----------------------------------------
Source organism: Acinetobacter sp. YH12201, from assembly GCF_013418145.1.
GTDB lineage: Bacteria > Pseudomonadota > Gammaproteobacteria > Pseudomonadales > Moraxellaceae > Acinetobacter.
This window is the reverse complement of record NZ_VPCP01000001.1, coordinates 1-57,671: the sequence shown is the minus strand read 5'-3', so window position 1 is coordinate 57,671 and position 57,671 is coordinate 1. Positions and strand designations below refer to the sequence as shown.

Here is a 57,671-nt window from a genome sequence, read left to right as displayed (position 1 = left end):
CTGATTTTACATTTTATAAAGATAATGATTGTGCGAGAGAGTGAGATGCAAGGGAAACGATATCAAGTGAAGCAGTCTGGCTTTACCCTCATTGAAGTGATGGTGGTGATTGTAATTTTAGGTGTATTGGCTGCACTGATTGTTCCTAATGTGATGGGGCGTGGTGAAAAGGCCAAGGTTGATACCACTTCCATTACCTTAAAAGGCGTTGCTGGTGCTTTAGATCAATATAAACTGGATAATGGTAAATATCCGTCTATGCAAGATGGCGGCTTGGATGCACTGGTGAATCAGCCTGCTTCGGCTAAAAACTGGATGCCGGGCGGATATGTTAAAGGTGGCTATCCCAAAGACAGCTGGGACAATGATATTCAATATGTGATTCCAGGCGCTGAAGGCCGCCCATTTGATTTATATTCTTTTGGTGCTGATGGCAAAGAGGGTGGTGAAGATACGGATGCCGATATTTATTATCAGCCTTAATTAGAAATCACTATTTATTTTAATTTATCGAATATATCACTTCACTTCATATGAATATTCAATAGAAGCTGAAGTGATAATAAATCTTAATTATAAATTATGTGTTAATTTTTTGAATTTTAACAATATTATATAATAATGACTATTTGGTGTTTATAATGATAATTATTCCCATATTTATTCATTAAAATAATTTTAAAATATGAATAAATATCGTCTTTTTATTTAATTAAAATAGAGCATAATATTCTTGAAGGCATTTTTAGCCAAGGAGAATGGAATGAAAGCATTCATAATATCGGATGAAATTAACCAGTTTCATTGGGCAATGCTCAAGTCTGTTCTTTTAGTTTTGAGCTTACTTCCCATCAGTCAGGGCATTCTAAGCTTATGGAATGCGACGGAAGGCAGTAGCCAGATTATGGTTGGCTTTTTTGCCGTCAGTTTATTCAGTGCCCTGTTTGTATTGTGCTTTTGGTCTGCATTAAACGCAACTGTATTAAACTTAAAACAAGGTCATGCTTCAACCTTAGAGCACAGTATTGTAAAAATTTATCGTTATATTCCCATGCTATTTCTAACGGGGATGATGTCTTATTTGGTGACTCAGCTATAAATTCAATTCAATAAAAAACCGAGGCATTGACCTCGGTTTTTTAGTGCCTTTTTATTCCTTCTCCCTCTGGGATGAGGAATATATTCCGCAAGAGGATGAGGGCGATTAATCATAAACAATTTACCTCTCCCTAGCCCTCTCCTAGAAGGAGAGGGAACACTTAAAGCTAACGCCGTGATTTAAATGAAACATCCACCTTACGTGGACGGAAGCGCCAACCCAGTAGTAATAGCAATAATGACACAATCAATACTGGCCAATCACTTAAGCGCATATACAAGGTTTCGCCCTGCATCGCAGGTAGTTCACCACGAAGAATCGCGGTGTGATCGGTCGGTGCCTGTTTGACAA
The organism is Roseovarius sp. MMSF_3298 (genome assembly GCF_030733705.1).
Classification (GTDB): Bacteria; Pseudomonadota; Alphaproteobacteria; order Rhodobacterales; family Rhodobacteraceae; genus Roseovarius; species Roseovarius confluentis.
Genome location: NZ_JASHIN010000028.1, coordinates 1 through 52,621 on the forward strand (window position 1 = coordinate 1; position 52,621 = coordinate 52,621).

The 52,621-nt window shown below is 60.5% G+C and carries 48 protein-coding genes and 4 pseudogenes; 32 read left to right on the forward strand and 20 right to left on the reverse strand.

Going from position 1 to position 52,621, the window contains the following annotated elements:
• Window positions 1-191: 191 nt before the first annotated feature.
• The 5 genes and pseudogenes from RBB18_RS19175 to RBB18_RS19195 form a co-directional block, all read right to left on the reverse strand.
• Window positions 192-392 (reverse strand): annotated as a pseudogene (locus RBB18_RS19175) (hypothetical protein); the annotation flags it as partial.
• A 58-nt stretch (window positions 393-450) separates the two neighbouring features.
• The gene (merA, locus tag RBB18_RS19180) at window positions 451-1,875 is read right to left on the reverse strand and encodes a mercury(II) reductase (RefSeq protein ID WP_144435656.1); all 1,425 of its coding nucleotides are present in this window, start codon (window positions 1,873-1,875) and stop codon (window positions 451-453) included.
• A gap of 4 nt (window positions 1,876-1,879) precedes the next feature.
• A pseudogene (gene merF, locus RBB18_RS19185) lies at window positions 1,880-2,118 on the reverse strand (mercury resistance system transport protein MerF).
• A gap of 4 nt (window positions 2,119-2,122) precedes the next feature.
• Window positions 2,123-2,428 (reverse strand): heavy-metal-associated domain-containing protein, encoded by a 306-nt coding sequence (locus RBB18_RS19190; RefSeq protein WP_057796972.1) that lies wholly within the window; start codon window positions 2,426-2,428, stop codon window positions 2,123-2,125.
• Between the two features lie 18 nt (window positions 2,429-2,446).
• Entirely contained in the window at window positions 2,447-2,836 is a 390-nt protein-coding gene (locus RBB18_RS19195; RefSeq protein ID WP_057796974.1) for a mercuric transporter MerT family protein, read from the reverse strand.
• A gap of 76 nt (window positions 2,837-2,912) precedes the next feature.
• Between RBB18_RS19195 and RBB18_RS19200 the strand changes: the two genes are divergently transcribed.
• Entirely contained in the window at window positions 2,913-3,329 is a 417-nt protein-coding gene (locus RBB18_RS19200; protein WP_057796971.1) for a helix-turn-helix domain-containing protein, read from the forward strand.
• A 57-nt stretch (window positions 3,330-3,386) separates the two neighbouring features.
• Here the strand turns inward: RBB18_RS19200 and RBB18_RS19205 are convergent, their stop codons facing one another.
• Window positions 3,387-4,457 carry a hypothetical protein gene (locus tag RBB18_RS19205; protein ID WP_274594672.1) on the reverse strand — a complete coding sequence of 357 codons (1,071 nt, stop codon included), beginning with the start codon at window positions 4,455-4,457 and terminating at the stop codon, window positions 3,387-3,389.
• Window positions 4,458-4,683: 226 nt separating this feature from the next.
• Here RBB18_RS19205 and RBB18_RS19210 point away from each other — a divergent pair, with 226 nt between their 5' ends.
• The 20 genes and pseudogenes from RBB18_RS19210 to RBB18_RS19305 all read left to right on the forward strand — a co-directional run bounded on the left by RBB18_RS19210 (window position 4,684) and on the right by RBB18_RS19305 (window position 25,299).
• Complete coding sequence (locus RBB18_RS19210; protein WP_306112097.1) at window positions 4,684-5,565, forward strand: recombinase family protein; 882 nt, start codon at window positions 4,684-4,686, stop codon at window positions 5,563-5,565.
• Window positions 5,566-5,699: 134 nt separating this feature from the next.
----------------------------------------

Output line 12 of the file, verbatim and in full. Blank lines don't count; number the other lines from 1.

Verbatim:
• The 5 genes and pseudogenes from RBB18_RS19175 to RBB18_RS19195 form a co-directional block, all read right to left on the reverse strand.